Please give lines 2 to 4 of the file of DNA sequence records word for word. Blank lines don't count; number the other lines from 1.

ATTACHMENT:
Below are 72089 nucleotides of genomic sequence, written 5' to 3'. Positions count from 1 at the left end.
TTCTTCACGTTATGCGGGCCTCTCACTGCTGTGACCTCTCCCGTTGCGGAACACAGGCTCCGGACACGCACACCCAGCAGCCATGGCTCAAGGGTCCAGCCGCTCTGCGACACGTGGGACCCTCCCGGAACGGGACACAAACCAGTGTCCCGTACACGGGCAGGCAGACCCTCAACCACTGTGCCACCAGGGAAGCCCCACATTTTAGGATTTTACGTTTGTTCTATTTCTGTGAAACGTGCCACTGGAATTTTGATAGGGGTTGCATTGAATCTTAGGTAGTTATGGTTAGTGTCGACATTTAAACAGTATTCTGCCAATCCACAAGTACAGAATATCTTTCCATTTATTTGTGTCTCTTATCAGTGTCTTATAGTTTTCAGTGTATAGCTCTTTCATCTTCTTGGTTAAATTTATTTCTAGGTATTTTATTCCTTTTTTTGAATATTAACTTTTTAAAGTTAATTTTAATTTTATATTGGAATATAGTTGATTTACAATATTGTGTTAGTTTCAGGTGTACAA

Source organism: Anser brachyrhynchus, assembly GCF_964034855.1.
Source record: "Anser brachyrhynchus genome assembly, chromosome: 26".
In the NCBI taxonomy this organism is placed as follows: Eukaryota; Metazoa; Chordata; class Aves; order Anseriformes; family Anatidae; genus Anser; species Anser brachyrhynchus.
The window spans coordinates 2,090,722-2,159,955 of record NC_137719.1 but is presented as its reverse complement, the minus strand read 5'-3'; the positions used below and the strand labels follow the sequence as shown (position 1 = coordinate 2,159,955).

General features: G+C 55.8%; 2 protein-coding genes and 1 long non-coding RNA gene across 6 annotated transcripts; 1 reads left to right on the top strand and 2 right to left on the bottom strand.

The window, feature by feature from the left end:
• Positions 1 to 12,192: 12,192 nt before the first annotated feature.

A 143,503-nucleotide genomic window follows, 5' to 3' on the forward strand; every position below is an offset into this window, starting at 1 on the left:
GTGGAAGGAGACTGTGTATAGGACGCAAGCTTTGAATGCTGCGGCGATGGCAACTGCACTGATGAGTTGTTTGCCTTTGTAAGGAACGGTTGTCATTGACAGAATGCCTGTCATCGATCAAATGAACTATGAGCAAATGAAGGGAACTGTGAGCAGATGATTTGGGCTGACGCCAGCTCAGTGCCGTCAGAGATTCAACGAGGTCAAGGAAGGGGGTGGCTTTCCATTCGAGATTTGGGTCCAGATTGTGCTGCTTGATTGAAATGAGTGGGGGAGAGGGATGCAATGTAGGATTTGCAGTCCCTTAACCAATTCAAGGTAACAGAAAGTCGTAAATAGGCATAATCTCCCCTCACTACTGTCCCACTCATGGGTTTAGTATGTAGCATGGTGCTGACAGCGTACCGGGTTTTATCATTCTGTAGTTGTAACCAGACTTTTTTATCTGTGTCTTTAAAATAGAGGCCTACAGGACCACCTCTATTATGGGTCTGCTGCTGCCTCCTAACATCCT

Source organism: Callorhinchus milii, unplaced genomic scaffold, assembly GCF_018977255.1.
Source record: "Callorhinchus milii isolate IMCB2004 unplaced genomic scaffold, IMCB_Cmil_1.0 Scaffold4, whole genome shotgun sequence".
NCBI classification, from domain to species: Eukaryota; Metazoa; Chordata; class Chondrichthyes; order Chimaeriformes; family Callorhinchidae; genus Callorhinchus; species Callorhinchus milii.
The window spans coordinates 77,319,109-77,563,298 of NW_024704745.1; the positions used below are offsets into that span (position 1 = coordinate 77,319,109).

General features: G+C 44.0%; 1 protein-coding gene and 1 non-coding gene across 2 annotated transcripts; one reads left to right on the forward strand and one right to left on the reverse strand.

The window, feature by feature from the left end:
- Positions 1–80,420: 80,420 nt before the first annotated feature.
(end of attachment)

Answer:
TTCTTCACGTTATGCGGGCCTCTCACTGCTGTGACCTCTCCCGTTGCGGAACACAGGCTCCGGACACGCACACCCAGCAGCCATGGCTCAAGGGTCCAGCCGCTCTGCGACACGTGGGACCCTCCCGGAACGGGACACAAACCAGTGTCCCGTACACGGGCAGGCAGACCCTCAACCACTGTGCCACCAGGGAAGCCCCACATTTTAGGATTTTACGTTTGTTCTATTTCTGTGAAACGTGCCACTGGAATTTTGATAGGGGTTGCATTGAATCTTAGGTAGTTATGGTTAGTGTCGACATTTAAACAGTATTCTGCCAATCCACAAGTACAGAATATCTTTCCATTTATTTGTGTCTCTTATCAGTGTCTTATAGTTTTCAGTGTATAGCTCTTTCATCTTCTTGGTTAAATTTATTTCTAGGTATTTTATTCCTTTTTTTGAATATTAACTTTTTAAAGTTAATTTTAATTTTATATTGGAATATAGTTGATTTACAATATTGTGTTAGTTTCAGGTGTACAA

Source organism: Anser brachyrhynchus, assembly GCF_964034855.1.
Source record: "Anser brachyrhynchus genome assembly, chromosome: 26".